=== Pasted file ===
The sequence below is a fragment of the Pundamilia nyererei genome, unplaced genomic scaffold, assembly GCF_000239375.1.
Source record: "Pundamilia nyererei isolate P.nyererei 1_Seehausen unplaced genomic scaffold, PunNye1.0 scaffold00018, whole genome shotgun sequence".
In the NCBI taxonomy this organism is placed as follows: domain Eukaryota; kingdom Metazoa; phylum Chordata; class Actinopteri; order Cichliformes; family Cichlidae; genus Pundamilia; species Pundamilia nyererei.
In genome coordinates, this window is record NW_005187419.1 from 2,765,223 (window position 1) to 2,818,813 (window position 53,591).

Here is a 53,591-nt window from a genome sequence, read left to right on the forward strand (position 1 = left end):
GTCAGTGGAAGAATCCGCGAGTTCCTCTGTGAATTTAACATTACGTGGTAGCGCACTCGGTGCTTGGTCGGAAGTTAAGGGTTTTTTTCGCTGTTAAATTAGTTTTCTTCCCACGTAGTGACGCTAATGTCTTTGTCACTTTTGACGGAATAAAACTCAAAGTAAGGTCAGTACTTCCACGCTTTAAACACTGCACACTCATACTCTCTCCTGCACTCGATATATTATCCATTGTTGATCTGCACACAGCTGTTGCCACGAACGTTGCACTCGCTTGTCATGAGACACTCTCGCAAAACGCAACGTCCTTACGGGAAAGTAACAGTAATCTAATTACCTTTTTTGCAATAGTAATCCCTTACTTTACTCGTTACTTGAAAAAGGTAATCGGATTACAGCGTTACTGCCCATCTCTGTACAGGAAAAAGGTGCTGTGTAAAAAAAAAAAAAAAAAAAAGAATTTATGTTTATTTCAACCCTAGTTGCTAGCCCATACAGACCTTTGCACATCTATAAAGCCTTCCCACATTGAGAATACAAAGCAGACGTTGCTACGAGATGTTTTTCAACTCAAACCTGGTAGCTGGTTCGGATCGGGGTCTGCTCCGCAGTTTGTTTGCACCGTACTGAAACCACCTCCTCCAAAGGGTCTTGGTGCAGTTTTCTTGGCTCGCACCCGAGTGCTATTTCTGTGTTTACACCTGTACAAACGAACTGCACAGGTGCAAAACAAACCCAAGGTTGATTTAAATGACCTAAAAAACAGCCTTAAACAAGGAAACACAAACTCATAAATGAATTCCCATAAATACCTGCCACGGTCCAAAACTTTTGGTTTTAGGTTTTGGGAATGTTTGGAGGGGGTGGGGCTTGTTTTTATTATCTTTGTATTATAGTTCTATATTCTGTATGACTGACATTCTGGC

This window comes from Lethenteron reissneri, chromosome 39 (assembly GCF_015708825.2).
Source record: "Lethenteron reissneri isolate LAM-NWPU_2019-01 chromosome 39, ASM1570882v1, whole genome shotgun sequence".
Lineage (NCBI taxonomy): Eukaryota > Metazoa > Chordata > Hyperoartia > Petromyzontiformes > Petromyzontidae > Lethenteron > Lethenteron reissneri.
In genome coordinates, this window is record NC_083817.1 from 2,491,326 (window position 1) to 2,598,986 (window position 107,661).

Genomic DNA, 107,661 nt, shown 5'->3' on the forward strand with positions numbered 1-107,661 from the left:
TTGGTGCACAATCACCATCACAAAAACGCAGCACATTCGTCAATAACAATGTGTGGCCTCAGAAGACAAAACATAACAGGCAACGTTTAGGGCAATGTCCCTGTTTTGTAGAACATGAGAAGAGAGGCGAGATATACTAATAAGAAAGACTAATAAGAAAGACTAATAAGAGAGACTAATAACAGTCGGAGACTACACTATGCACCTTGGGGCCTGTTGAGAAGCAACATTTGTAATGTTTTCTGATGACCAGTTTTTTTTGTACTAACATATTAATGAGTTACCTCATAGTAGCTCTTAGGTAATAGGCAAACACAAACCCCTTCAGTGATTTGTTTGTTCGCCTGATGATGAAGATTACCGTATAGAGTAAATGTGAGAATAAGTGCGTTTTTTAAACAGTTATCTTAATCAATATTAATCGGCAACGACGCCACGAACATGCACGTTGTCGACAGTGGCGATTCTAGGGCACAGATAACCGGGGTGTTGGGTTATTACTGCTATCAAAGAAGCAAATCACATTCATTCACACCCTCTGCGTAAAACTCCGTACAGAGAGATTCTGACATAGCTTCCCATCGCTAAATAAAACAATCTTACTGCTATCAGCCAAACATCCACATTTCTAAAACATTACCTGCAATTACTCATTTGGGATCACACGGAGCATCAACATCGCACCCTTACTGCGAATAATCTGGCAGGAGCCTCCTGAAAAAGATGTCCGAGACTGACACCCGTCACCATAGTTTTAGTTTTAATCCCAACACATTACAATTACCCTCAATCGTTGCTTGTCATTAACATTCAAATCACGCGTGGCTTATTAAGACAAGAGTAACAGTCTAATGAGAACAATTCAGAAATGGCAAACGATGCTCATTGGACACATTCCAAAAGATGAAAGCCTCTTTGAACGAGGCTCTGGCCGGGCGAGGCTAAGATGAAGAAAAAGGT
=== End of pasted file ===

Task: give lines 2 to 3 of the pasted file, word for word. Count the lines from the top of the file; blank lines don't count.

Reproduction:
Source record: "Pundamilia nyererei isolate P.nyererei 1_Seehausen unplaced genomic scaffold, PunNye1.0 scaffold00018, whole genome shotgun sequence".
In the NCBI taxonomy this organism is placed as follows: domain Eukaryota; kingdom Metazoa; phylum Chordata; class Actinopteri; order Cichliformes; family Cichlidae; genus Pundamilia; species Pundamilia nyererei.